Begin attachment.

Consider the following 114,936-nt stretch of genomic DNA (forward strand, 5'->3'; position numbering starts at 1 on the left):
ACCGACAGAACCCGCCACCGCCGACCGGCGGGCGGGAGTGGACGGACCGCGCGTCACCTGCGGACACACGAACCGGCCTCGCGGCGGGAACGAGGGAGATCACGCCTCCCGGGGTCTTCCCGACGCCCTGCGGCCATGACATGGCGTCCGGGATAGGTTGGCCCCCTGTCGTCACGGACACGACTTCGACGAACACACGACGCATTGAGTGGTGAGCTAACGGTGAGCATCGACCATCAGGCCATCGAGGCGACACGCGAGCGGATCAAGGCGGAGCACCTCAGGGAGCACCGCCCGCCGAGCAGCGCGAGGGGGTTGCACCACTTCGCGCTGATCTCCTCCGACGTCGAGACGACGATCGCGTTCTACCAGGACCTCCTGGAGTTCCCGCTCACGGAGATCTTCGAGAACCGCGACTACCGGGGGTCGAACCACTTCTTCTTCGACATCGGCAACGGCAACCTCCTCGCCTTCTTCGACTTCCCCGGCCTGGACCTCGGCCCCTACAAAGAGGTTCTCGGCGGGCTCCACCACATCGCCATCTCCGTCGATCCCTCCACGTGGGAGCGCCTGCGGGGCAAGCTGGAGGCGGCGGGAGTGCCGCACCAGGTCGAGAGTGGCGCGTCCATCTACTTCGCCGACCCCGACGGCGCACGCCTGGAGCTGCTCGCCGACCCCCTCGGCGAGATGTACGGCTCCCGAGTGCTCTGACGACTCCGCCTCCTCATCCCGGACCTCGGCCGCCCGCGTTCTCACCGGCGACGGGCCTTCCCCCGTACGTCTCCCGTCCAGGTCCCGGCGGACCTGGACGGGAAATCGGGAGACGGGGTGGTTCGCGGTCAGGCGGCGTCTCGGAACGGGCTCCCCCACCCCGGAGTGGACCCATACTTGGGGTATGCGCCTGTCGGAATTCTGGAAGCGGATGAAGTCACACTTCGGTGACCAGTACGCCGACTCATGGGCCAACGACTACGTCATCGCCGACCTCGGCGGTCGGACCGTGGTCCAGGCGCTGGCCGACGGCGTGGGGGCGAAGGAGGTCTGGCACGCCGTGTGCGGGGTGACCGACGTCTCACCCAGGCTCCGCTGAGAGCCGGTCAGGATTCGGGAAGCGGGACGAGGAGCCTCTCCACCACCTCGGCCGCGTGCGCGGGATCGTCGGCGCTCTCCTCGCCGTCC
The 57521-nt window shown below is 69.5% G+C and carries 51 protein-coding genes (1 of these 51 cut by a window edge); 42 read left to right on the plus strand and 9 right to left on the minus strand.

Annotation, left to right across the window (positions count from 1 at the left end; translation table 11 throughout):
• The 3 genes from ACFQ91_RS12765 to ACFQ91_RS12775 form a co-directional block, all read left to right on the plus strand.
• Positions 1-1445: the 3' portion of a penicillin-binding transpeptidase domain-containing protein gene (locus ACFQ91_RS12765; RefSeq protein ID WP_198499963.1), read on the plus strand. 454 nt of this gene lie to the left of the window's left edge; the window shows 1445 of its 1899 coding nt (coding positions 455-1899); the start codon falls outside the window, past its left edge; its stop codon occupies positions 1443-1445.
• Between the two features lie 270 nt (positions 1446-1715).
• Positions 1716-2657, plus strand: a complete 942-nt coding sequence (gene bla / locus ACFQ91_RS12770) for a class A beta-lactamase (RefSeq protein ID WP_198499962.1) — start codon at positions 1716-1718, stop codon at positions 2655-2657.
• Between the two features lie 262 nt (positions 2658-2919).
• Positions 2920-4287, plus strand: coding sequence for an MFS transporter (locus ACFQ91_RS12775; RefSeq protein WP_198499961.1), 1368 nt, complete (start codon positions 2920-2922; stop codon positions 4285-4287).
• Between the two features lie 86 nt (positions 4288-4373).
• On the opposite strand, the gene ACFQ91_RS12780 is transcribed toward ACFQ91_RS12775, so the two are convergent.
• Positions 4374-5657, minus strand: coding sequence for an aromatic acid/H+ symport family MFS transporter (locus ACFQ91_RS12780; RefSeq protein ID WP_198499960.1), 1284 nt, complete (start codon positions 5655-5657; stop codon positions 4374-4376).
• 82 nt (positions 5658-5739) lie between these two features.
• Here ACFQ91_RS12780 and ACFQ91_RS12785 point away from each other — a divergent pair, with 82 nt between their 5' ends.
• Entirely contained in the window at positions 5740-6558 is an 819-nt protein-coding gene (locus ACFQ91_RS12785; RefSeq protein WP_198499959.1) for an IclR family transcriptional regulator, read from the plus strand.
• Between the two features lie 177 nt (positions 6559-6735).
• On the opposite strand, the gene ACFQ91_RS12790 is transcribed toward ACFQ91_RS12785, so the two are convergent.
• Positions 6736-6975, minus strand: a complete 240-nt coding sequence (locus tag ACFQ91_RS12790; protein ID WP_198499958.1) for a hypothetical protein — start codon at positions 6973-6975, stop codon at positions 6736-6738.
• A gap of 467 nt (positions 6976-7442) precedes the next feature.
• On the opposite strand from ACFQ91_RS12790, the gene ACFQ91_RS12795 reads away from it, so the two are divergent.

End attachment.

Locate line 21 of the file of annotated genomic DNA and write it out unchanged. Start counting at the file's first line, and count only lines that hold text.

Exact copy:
• On the opposite strand from ACFQ91_RS12790, the gene ACFQ91_RS12795 reads away from it, so the two are divergent.